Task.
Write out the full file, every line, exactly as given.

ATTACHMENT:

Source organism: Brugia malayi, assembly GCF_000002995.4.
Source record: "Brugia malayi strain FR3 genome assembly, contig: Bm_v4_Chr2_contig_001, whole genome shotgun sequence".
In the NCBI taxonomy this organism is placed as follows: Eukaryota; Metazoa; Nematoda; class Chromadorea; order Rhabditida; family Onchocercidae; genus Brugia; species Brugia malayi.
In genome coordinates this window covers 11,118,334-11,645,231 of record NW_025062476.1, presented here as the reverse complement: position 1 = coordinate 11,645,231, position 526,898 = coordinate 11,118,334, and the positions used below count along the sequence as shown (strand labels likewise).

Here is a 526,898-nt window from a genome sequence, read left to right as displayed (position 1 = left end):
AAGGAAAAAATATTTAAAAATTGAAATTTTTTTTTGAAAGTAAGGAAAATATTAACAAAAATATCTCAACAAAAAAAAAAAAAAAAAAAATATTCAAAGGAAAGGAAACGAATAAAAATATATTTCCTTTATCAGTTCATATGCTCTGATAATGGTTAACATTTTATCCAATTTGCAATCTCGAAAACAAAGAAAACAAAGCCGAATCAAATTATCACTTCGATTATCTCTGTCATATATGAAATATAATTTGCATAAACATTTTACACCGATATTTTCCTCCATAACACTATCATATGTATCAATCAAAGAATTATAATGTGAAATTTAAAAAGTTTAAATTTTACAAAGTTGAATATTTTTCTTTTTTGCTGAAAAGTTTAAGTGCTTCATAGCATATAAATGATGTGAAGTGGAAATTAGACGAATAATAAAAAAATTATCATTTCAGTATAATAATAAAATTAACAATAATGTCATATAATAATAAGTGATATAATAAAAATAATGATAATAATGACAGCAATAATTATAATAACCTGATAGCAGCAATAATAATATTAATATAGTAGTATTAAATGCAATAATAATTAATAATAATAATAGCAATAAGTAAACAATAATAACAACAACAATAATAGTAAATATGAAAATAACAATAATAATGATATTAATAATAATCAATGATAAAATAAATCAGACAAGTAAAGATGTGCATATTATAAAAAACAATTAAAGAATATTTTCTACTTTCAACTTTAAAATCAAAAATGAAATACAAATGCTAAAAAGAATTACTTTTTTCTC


Source organism: Brugia malayi, assembly GCF_000002995.4.
Source record: "Brugia malayi strain FR3 genome assembly, contig: Bm_v4_Chr2_contig_001, whole genome shotgun sequence".
In the NCBI taxonomy this organism is placed as follows: Eukaryota; Metazoa; Nematoda; class Chromadorea; order Rhabditida; family Onchocercidae; genus Brugia; species Brugia malayi.
In genome coordinates this window covers 11,118,334-11,645,231 of record NW_025062476.1, presented here as the reverse complement: position 1 = coordinate 11,645,231, position 526,898 = coordinate 11,118,334, and the positions used below count along the sequence as shown (strand labels likewise).

Here is a 526,898-nt window from a genome sequence, read left to right as displayed (position 1 = left end):
AAGGAAAAAATATTTAAAAATTGAAATTTTTTTTTGAAAGTAAGGAAAATATTAACAAAAATATCTCAACAAAAAAAAAAAAAAAAAAAATATTCAAAGGAAAGGAAACGAATAAAAATATATTTCCTTTATCAGTTCATATGCTCTGATAATGGTTAACATTTTATCCAATTTGCAATCTCGAAAACAAAGAAAACAAAGCCGAATCAAATTATCACTTCGATTATCTCTGTCATATATGAAATATAATTTGCATAAACATTTTACACCGATATTTTCCTCCATAACACTATCATATGTATCAATCAAAGAATTATAATGTGAAATTTAAAAAGTTTAAATTTTACAAAGTTGAATATTTTTCTTTTTTGCTGAAAAGTTTAAGTGCTTCATAGCATATAAATGATGTGAAGTGGAAATTAGACGAATAATAAAAAAATTATCATTTCAGTATAATAATAAAATTAACAATAATGTCATATAATAATAAGTGATATAATAAAAATAATGATAATAATGACAGCAATAATTATAATAACCTGATAGCAGCAATAATAATATTAATATAGTAGTATTAAATGCAATAATAATTAATAATAATAATAGCAATAAGTAAACAATAATAACAACAACAATAATAGTAAATATGAAAATAACAATAATAATGATATTAATAATAATCAATGATAAAATAAATCAGACAAGTAAAGATGTGCATATTATAAAAAACAATTAAAGAATATTTTCTACTTTCAACTTTAAAATCAAAAATGAAATACAAATGCTAAAAAGAATTACTTTTTTCTC